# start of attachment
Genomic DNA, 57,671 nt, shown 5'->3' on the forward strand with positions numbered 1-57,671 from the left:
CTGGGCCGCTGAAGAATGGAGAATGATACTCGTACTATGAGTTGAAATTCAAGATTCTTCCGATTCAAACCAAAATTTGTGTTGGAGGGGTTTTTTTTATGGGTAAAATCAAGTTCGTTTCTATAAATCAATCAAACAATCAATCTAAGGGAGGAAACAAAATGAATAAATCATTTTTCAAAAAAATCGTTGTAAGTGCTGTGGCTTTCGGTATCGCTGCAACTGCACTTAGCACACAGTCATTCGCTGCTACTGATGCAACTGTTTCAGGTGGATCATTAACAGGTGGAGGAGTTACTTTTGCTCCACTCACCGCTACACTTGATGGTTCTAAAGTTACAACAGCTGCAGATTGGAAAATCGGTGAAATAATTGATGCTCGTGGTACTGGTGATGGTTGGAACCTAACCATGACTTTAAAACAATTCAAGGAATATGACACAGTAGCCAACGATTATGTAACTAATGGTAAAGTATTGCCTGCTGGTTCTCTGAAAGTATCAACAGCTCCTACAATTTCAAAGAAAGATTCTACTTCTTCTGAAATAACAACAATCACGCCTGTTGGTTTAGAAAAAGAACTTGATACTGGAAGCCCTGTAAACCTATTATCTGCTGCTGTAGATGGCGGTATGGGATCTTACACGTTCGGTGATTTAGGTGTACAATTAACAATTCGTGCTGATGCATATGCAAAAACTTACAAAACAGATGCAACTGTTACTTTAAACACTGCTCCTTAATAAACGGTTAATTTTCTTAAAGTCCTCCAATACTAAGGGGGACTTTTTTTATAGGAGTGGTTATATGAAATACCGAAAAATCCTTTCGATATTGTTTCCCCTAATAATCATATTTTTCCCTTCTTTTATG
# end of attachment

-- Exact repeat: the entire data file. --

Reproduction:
Genomic DNA, 57,671 nt, shown 5'->3' on the forward strand with positions numbered 1-57,671 from the left:
CTGGGCCGCTGAAGAATGGAGAATGATACTCGTACTATGAGTTGAAATTCAAGATTCTTCCGATTCAAACCAAAATTTGTGTTGGAGGGGTTTTTTTTATGGGTAAAATCAAGTTCGTTTCTATAAATCAATCAAACAATCAATCTAAGGGAGGAAACAAAATGAATAAATCATTTTTCAAAAAAATCGTTGTAAGTGCTGTGGCTTTCGGTATCGCTGCAACTGCACTTAGCACACAGTCATTCGCTGCTACTGATGCAACTGTTTCAGGTGGATCATTAACAGGTGGAGGAGTTACTTTTGCTCCACTCACCGCTACACTTGATGGTTCTAAAGTTACAACAGCTGCAGATTGGAAAATCGGTGAAATAATTGATGCTCGTGGTACTGGTGATGGTTGGAACCTAACCATGACTTTAAAACAATTCAAGGAATATGACACAGTAGCCAACGATTATGTAACTAATGGTAAAGTATTGCCTGCTGGTTCTCTGAAAGTATCAACAGCTCCTACAATTTCAAAGAAAGATTCTACTTCTTCTGAAATAACAACAATCACGCCTGTTGGTTTAGAAAAAGAACTTGATACTGGAAGCCCTGTAAACCTATTATCTGCTGCTGTAGATGGCGGTATGGGATCTTACACGTTCGGTGATTTAGGTGTACAATTAACAATTCGTGCTGATGCATATGCAAAAACTTACAAAACAGATGCAACTGTTACTTTAAACACTGCTCCTTAATAAACGGTTAATTTTCTTAAAGTCCTCCAATACTAAGGGGGACTTTTTTTATAGGAGTGGTTATATGAAATACCGAAAAATCCTTTCGATATTGTTTCCCCTAATAATCATATTTTTCCCTTCTTTTATG